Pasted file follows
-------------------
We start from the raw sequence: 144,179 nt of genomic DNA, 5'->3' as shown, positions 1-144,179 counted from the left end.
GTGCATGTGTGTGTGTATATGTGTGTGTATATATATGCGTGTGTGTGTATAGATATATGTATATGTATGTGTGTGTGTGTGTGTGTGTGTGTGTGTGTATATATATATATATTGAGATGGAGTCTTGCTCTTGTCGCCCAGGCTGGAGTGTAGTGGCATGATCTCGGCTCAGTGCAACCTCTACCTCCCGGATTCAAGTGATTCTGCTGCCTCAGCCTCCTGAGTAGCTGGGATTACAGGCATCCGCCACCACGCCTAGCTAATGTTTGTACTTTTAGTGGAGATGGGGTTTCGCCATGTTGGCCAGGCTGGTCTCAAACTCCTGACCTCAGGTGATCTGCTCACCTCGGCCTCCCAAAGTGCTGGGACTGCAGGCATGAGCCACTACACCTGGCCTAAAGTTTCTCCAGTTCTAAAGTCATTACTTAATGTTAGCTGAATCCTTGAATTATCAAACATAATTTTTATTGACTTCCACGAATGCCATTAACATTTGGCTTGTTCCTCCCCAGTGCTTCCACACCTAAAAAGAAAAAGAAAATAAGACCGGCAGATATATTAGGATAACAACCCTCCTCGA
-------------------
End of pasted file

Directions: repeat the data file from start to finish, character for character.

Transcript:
We start from the raw sequence: 144,179 nt of genomic DNA, 5'->3' as shown, positions 1-144,179 counted from the left end.
GTGCATGTGTGTGTGTATATGTGTGTGTATATATATGCGTGTGTGTGTATAGATATATGTATATGTATGTGTGTGTGTGTGTGTGTGTGTGTGTGTGTATATATATATATATTGAGATGGAGTCTTGCTCTTGTCGCCCAGGCTGGAGTGTAGTGGCATGATCTCGGCTCAGTGCAACCTCTACCTCCCGGATTCAAGTGATTCTGCTGCCTCAGCCTCCTGAGTAGCTGGGATTACAGGCATCCGCCACCACGCCTAGCTAATGTTTGTACTTTTAGTGGAGATGGGGTTTCGCCATGTTGGCCAGGCTGGTCTCAAACTCCTGACCTCAGGTGATCTGCTCACCTCGGCCTCCCAAAGTGCTGGGACTGCAGGCATGAGCCACTACACCTGGCCTAAAGTTTCTCCAGTTCTAAAGTCATTACTTAATGTTAGCTGAATCCTTGAATTATCAAACATAATTTTTATTGACTTCCACGAATGCCATTAACATTTGGCTTGTTCCTCCCCAGTGCTTCCACACCTAAAAAGAAAAAGAAAATAAGACCGGCAGATATATTAGGATAACAACCCTCCTCGA